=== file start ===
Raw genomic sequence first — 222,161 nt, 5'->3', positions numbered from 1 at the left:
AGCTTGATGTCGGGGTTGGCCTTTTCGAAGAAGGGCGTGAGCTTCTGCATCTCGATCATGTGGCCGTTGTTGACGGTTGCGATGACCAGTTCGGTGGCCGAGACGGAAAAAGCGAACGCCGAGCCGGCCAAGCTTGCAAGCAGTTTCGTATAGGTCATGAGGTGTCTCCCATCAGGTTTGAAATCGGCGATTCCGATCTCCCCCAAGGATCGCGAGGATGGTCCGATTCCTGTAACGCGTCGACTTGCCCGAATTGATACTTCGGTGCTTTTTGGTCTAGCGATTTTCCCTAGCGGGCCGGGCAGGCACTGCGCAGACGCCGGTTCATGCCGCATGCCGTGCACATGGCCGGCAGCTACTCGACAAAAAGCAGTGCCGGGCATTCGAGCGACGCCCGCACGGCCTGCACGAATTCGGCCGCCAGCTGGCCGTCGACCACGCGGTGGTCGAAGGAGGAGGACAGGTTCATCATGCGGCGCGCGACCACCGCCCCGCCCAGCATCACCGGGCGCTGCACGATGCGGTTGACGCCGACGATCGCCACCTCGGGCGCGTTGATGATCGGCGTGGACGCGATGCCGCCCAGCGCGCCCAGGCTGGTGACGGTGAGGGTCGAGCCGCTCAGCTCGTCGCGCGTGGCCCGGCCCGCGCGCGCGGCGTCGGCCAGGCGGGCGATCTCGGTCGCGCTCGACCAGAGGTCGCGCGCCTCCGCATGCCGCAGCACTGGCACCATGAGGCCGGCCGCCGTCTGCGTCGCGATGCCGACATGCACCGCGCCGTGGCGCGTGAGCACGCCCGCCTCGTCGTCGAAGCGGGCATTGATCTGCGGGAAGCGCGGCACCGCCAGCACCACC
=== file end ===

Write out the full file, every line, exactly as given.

Raw genomic sequence first — 222,161 nt, 5'->3', positions numbered from 1 at the left:
AGCTTGATGTCGGGGTTGGCCTTTTCGAAGAAGGGCGTGAGCTTCTGCATCTCGATCATGTGGCCGTTGTTGACGGTTGCGATGACCAGTTCGGTGGCCGAGACGGAAAAAGCGAACGCCGAGCCGGCCAAGCTTGCAAGCAGTTTCGTATAGGTCATGAGGTGTCTCCCATCAGGTTTGAAATCGGCGATTCCGATCTCCCCCAAGGATCGCGAGGATGGTCCGATTCCTGTAACGCGTCGACTTGCCCGAATTGATACTTCGGTGCTTTTTGGTCTAGCGATTTTCCCTAGCGGGCCGGGCAGGCACTGCGCAGACGCCGGTTCATGCCGCATGCCGTGCACATGGCCGGCAGCTACTCGACAAAAAGCAGTGCCGGGCATTCGAGCGACGCCCGCACGGCCTGCACGAATTCGGCCGCCAGCTGGCCGTCGACCACGCGGTGGTCGAAGGAGGAGGACAGGTTCATCATGCGGCGCGCGACCACCGCCCCGCCCAGCATCACCGGGCGCTGCACGATGCGGTTGACGCCGACGATCGCCACCTCGGGCGCGTTGATGATCGGCGTGGACGCGATGCCGCCCAGCGCGCCCAGGCTGGTGACGGTGAGGGTCGAGCCGCTCAGCTCGTCGCGCGTGGCCCGGCCCGCGCGCGCGGCGTCGGCCAGGCGGGCGATCTCGGTCGCGCTCGACCAGAGGTCGCGCGCCTCCGCATGCCGCAGCACTGGCACCATGAGGCCGGCCGCCGTCTGCGTCGCGATGCCGACATGCACCGCGCCGTGGCGCGTGAGCACGCCCGCCTCGTCGTCGAAGCGGGCATTGATCTGCGGGAAGCGCGGCACCGCCAGCACCACC